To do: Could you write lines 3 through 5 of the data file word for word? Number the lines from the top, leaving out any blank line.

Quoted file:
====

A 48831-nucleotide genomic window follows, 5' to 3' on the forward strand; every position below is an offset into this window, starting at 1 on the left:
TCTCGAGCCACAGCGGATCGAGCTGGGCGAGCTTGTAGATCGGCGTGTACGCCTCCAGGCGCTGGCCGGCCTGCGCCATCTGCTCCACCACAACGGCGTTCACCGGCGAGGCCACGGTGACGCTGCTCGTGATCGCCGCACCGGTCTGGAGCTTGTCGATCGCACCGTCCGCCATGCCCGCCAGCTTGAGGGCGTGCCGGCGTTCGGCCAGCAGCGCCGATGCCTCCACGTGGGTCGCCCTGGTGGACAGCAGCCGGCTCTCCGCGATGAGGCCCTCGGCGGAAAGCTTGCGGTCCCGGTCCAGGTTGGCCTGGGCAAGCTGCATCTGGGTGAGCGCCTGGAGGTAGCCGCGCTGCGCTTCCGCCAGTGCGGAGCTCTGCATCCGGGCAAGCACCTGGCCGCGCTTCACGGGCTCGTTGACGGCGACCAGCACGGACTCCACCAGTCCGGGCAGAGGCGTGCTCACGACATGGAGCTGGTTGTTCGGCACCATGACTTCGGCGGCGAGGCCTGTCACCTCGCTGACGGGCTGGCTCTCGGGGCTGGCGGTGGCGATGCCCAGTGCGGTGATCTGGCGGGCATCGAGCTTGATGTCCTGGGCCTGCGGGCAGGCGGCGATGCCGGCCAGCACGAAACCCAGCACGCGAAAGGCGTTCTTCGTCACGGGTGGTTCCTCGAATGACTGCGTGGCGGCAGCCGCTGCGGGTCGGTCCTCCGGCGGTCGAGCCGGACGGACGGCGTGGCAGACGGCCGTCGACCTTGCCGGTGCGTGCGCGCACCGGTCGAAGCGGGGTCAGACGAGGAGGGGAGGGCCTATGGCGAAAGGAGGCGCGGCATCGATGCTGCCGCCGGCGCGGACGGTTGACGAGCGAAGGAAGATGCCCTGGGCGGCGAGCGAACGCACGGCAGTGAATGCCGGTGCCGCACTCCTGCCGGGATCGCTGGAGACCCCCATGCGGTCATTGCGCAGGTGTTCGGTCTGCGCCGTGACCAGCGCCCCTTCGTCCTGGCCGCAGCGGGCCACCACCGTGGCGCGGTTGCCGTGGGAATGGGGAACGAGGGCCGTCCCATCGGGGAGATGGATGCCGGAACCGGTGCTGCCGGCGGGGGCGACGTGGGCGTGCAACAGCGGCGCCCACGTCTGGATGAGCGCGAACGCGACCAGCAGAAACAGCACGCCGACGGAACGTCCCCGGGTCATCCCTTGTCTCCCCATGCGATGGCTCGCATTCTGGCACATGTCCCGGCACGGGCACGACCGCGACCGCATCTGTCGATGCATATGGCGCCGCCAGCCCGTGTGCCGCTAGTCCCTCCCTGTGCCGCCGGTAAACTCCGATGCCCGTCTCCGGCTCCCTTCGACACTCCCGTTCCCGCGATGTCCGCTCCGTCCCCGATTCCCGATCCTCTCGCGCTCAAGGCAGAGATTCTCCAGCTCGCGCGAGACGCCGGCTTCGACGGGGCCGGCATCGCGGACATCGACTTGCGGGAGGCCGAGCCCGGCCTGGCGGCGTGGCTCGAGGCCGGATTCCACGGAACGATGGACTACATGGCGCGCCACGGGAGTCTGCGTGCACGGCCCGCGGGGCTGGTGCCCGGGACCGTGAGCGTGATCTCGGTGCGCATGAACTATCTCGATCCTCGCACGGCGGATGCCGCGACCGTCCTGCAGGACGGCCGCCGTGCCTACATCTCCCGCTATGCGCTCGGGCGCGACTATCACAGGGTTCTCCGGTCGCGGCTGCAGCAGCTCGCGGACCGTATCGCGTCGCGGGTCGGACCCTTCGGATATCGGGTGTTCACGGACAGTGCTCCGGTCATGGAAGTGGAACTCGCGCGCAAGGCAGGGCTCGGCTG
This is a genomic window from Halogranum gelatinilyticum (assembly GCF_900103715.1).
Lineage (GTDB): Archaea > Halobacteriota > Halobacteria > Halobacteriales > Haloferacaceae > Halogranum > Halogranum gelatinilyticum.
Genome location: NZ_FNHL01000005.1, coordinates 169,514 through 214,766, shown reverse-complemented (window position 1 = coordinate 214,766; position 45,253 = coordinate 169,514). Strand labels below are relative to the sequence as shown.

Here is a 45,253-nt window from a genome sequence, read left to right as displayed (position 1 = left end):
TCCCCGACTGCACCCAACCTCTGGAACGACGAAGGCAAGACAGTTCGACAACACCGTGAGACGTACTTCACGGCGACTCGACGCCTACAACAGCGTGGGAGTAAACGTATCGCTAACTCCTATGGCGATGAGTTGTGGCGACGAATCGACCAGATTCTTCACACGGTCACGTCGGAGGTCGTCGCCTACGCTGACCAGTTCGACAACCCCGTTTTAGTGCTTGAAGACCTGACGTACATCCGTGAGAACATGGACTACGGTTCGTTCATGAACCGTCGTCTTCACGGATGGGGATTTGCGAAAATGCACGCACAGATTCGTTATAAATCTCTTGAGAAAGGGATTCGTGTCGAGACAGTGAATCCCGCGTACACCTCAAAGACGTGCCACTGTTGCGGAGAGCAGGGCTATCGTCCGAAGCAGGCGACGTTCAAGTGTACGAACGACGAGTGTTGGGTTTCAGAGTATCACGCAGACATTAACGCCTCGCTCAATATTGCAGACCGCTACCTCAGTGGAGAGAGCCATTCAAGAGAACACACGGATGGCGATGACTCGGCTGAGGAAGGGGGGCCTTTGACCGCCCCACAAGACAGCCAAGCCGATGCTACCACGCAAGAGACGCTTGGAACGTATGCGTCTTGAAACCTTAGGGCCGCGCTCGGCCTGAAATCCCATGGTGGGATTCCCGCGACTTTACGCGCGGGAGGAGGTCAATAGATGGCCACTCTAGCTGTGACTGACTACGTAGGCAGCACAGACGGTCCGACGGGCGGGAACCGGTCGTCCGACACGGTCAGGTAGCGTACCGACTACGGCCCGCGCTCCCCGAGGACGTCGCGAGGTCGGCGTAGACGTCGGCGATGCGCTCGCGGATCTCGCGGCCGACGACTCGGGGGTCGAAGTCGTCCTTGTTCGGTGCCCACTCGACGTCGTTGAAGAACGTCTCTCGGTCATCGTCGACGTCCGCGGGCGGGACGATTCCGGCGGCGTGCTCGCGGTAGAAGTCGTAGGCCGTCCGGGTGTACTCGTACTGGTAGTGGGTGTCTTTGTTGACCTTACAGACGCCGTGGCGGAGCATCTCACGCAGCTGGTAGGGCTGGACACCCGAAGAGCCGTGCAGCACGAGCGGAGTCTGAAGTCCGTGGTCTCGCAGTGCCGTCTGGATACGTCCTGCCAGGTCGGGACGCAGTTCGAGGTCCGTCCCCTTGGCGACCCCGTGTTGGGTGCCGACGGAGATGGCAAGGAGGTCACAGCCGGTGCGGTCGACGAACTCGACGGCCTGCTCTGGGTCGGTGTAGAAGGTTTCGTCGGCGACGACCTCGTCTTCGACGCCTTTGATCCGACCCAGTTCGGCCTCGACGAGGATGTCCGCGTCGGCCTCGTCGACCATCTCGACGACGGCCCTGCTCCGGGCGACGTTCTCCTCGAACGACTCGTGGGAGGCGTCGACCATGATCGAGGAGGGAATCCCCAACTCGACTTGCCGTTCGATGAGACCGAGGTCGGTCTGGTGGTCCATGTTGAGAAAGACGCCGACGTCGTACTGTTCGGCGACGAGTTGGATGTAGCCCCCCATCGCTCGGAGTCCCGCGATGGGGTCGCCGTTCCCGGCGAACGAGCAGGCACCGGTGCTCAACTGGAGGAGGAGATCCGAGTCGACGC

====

This is a genomic window from Halogranum gelatinilyticum (assembly GCF_900103715.1).
Lineage (GTDB): Archaea > Halobacteriota > Halobacteria > Halobacteriales > Haloferacaceae > Halogranum > Halogranum gelatinilyticum.
Genome location: NZ_FNHL01000005.1, coordinates 169,514 through 214,766, shown reverse-complemented (window position 1 = coordinate 214,766; position 45,253 = coordinate 169,514). Strand labels below are relative to the sequence as shown.